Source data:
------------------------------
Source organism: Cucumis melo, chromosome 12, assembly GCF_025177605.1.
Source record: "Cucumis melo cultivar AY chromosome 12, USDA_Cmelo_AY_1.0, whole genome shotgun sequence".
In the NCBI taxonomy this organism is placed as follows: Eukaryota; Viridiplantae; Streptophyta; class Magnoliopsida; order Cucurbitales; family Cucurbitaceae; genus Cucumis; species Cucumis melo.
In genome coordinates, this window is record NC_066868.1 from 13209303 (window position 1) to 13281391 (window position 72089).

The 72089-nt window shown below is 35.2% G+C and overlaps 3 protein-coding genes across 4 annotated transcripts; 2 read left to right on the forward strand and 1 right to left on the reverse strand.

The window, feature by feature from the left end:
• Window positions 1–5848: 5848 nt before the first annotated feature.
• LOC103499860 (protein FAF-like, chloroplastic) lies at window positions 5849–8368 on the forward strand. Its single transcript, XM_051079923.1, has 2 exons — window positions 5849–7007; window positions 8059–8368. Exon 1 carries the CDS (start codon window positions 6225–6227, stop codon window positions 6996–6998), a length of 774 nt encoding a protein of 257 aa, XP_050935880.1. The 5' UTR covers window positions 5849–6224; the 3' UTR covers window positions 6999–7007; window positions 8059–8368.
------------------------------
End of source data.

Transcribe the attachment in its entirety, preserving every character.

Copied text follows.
Source organism: Cucumis melo, chromosome 12, assembly GCF_025177605.1.
Source record: "Cucumis melo cultivar AY chromosome 12, USDA_Cmelo_AY_1.0, whole genome shotgun sequence".
In the NCBI taxonomy this organism is placed as follows: Eukaryota; Viridiplantae; Streptophyta; class Magnoliopsida; order Cucurbitales; family Cucurbitaceae; genus Cucumis; species Cucumis melo.
In genome coordinates, this window is record NC_066868.1 from 13209303 (window position 1) to 13281391 (window position 72089).

The 72089-nt window shown below is 35.2% G+C and overlaps 3 protein-coding genes across 4 annotated transcripts; 2 read left to right on the forward strand and 1 right to left on the reverse strand.

The window, feature by feature from the left end:
• Window positions 1–5848: 5848 nt before the first annotated feature.
• LOC103499860 (protein FAF-like, chloroplastic) lies at window positions 5849–8368 on the forward strand. Its single transcript, XM_051079923.1, has 2 exons — window positions 5849–7007; window positions 8059–8368. Exon 1 carries the CDS (start codon window positions 6225–6227, stop codon window positions 6996–6998), a length of 774 nt encoding a protein of 257 aa, XP_050935880.1. The 5' UTR covers window positions 5849–6224; the 3' UTR covers window positions 6999–7007; window positions 8059–8368.